Foods | Cooking
Hints & Tips
This dark, dense Raisin Pumpernickel Bread gets its color and intense flavor from the molasses, cocoa, and coffee. This bread is delicious anytime of day!
Check out Linda's Bread Making Hints:
Secrets to using the bread machine,
About yeast in bread making,
Sourdough Starter, and
Sourdough Bread Recipes and
Quick Bread Recipe for all your bread making.
Raisin Pumpernickel Bread Recipe:
Yields: 1 large loaf
Cook time: 30 minutes
1/2 cup lukewarm strong
coffee (110 degrees F.)
1/2 cup lukewarm water or milk (110 degrees F.)
1 teaspoon salt
1 tablespoon Dutch process
1 tablespoon caraway seeds
1/2 cup bread flour or unbleached all-purpose
1/2 cup light rye flour*
1 1/2 cups whole wheat flour
1 tablespoon instant active dry
1/2 cup raisins
* For a denser bread, substitute pumpernickel flour
Add all the ingredients except raisins and cornmeal in the bread pan of bread machine. Process according to manufacturer's instructions for a dough setting.
Check the dough (don't be afraid to open the lid). It should form a nice elastic ball. If you think the dough is too moist, add
additional flour (a tablespoon at a time). The same is true if the dough is looking dry and gnarly. Add warm water (a tablespoon at a time).
Add the raisins to the dough. Knead the dough with the raisins to mix the raisins in and form the dough into an oval; cover with plastic wrap and let rest for 10 minutes.
Standup Mixer: In a large bowl or in the bowl of a 5 quart stand mixer, add all the ingredients except raisins. Using dough hook, mix everything together into a uniform dough.
Turn the dough out onto a floured surface and knead until elastic, adding raisins, about 15 minutes. NOTE: In an electric mixer, it should take about 9 minutes.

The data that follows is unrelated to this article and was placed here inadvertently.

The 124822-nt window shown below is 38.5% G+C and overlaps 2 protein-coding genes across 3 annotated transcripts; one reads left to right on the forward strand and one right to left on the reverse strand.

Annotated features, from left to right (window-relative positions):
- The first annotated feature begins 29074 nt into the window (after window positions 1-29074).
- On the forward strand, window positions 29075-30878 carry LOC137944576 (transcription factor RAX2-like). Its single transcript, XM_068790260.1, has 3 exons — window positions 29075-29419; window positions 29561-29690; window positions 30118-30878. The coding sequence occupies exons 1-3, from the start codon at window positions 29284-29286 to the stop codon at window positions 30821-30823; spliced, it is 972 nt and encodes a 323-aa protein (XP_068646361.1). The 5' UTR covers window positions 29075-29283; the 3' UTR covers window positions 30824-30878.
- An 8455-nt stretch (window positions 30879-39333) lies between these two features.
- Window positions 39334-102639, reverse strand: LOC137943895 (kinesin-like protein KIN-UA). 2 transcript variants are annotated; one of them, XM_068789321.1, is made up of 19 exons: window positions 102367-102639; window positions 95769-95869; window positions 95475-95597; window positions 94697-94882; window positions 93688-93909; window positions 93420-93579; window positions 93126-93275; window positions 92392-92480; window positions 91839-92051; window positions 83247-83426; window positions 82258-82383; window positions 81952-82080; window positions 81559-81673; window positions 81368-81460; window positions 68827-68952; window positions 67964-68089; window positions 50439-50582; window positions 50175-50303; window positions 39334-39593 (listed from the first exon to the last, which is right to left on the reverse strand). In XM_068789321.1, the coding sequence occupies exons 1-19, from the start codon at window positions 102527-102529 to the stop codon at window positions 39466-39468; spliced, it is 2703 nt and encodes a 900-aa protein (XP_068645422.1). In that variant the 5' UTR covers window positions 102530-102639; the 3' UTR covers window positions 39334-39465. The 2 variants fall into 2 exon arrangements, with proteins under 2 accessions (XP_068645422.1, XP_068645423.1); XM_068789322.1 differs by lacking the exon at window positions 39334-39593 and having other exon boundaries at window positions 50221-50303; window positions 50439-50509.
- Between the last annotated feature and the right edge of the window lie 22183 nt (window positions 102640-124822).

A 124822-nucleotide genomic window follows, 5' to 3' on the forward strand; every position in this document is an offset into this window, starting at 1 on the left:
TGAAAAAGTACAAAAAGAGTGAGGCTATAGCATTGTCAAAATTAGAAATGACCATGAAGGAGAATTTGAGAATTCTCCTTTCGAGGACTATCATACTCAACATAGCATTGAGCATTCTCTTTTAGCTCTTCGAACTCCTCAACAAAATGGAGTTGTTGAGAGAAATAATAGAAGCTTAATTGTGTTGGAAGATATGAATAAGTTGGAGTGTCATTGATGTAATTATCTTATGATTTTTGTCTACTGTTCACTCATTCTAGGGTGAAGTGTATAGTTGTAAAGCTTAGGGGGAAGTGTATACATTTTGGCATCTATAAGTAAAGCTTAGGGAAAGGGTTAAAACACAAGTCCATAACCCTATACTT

Cover the bowl with plastic wrap and let rest for 10 minutes.
After resting, knead dough on a lightly floured board by pulling the dough towards you and then pushing down and forward with the palms of your hands (kneading gives the bread the elasticity and lets it rise).
Place the dough in a lightly oiled large bowl; cover with plastic wrap. Let rise approximately 1 hour or until it doubles in volume (when you can put your finger in the dough
and it leaves and indentation and doesn't spring back out).
After dough has risen, remove from bowl, and place on a lightly floured board. Shape dough either into a loaf shape or a 10-inch disk; place on a jelly roll pan or cookie
sheet that is dusted with cornmeal (I use the new silpads instead of cornmeal). Cover with plastic wrap and place in a warm spot to rise until doubled in size, approximately 1 hour.
Oven Rising: Sometimes I use my oven for the rising. Turn the oven on for a minute or so, then turn it off again. This will warm the oven and make it a
great environment for rising bread. If you can't comfortably press your hand against the inside of the oven door, the oven is too hot. Let it stand open to cool a bit.
Cool or Refrigerator Rise: If I don't have the time to wait for
the rise to finish or I know that I will be interrupted before the completed
rise, I do a cool rise. A cool rise is when the dough is place in the
refrigerator and left to rise slowly over night approximately 8 to 12 hours.
I usually do this after the first rise and the dough has been shaped into a
Preheat oven to 375 degrees. After rising, dust the top of the bread with rye flour and slash the bread with a bread razor or a very sharp knife making three 1/2-inch
deep diagonal slashes. Bake for 25 to 30 minutes or until nicely browned. (A good check is to use an instant
digital thermometer to test your bread. The temperature should be between 200 and 210 degrees.)
is the type of cooking and meat thermometer that I prefer and use in my cooking. I get many readers
asking what cooking/meat thermometer that I prefer and use in my cooking and baking. I, personally, use the
Thermapen Thermometer shown in the photo on the
right. To learn more about this excellent
thermometer and to also purchase one (if you desire), just click on the underlined:
Remove from oven and place the bread on a wire rack to cool. Let baked loaf cool for 30 minutes before cutting (this is because the bread is still cooking while it is cooling).
Makes 1 large loaf.
Linda Stradley - By
What's Cooking America© copyright 2004-2014 by Linda Stradley - United States
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